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Why the Referential Treatment: Evidence from Field Experiments on Referrals

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  • Amanda Pallais
  • Emily Glassberg Sands

Abstract

Referred workers are more likely than non-referred workers to be hired, all else equal. In three field experiments in an online labor market, we examine why. We find that referrals contain positive information about worker performance and persistence that is not contained in workers' observable characteristics. We also find that referrals performed particularly well when working directly with their referrers. However, we do not find evidence that referrals exert more effort because they believe their performance will affect their relationship with their referrer or their referrer's position at the firm.

Suggested Citation

  • Amanda Pallais & Emily Glassberg Sands, 2015. "Why the Referential Treatment: Evidence from Field Experiments on Referrals," NBER Working Papers 21357, National Bureau of Economic Research, Inc.
  • Handle: RePEc:nbr:nberwo:21357
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    References listed on IDEAS

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    Cited by:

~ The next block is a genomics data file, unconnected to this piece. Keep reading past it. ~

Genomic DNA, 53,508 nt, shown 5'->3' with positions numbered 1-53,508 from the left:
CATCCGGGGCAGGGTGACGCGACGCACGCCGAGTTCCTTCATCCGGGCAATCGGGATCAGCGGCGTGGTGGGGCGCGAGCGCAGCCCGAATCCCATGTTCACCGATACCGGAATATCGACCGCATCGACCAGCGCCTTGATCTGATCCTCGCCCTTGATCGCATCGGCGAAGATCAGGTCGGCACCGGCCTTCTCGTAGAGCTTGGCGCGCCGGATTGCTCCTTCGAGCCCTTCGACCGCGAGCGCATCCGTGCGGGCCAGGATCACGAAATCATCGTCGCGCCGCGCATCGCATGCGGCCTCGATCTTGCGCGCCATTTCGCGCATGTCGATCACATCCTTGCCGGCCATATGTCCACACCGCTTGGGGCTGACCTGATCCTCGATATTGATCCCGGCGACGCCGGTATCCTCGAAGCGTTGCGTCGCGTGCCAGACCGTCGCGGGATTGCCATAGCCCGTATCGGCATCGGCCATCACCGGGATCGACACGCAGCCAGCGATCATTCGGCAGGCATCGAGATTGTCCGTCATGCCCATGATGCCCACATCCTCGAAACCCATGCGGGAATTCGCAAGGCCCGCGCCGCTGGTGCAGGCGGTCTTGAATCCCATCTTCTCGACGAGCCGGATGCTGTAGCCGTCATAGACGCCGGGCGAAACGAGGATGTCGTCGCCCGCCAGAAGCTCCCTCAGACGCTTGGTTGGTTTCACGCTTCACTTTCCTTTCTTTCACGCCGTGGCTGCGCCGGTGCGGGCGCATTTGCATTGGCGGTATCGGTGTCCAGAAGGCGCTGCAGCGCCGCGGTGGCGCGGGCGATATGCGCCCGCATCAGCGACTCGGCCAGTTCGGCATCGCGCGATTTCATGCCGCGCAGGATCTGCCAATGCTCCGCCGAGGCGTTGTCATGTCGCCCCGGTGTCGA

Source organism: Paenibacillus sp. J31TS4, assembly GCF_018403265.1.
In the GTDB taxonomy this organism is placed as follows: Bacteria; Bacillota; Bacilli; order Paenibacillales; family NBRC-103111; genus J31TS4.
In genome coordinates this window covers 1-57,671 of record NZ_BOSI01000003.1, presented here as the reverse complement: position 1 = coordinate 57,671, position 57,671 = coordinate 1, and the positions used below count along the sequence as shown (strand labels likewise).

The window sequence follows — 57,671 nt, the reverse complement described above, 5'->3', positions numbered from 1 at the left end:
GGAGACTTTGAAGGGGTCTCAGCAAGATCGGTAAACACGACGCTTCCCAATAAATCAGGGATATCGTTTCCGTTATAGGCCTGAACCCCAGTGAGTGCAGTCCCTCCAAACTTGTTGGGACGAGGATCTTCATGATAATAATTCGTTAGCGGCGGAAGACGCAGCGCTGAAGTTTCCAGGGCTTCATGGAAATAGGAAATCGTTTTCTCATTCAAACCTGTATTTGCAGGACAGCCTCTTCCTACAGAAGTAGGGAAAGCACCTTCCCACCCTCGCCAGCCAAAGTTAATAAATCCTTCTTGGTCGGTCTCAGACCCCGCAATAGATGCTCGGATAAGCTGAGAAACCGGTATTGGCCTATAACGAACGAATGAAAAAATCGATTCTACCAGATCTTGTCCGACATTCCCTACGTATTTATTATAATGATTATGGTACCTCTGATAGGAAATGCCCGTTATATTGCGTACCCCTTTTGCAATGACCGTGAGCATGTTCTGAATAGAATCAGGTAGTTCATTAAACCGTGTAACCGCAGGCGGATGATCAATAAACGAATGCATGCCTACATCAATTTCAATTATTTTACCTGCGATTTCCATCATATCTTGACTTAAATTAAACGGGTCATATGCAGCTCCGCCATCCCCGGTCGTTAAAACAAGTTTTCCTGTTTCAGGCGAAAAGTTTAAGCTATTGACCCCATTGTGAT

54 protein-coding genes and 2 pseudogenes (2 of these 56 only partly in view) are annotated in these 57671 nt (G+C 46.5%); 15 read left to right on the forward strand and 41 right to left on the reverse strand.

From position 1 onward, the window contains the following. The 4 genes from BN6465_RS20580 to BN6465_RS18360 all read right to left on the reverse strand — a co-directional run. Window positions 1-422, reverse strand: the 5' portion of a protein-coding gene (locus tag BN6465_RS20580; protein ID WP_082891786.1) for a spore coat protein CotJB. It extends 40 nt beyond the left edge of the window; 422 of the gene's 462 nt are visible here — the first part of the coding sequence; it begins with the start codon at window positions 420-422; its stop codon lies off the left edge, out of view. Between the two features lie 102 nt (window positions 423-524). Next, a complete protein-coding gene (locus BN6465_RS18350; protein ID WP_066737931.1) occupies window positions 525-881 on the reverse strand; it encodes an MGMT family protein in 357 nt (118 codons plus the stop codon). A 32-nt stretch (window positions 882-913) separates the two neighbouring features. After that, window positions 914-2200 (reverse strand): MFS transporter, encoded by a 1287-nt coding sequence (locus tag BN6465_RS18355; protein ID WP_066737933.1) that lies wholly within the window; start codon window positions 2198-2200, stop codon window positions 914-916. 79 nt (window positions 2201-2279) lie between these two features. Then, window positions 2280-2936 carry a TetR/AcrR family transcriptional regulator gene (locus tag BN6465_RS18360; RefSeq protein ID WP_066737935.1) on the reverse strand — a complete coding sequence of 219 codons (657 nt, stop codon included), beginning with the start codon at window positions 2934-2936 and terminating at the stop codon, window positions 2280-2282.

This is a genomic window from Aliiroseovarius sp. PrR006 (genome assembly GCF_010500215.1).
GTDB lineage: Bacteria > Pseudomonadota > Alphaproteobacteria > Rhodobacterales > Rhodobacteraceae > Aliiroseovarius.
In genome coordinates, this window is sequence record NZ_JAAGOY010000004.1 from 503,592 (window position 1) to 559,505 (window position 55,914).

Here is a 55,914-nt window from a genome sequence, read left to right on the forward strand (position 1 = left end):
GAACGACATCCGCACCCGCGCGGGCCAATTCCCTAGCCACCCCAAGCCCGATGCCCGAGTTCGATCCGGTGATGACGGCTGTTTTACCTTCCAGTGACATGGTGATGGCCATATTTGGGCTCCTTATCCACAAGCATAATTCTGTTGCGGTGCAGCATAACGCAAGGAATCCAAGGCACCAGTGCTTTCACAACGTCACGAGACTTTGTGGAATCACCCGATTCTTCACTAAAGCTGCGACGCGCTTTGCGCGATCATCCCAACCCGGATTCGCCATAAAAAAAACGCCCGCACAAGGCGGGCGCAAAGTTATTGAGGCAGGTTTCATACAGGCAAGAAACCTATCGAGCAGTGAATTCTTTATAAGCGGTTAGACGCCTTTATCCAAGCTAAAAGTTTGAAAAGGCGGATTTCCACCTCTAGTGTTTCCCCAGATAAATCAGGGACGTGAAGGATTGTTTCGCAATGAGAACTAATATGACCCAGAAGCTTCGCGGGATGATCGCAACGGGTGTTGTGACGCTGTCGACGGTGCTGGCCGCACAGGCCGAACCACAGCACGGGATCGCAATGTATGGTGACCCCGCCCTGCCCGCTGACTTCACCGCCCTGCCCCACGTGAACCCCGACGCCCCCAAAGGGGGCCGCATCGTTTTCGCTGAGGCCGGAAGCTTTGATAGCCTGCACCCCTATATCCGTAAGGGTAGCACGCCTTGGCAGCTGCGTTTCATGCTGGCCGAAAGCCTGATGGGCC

1. Mitchell Hoffman & Lisa B Kahn & Danielle Li, 2018. "Discretion in Hiring," The Quarterly Journal of Economics, Oxford University Press, vol. 133(2), pages 765-800.

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    More about this item

    JEL classification:

    • C93 - Mathematical and Quantitative Methods - - Design of Experiments - - - Field Experiments
    • J24 - Labor and Demographic Economics - - Demand and Supply of Labor - - - Human Capital; Skills; Occupational Choice; Labor Productivity
    • J63 - Labor and Demographic Economics - - Mobility, Unemployment, Vacancies, and Immigrant Workers - - - Turnover; Vacancies; Layoffs
    • M51 - Business Administration and Business Economics; Marketing; Accounting; Personnel Economics - - Personnel Economics - - - Firm Employment Decisions; Promotions

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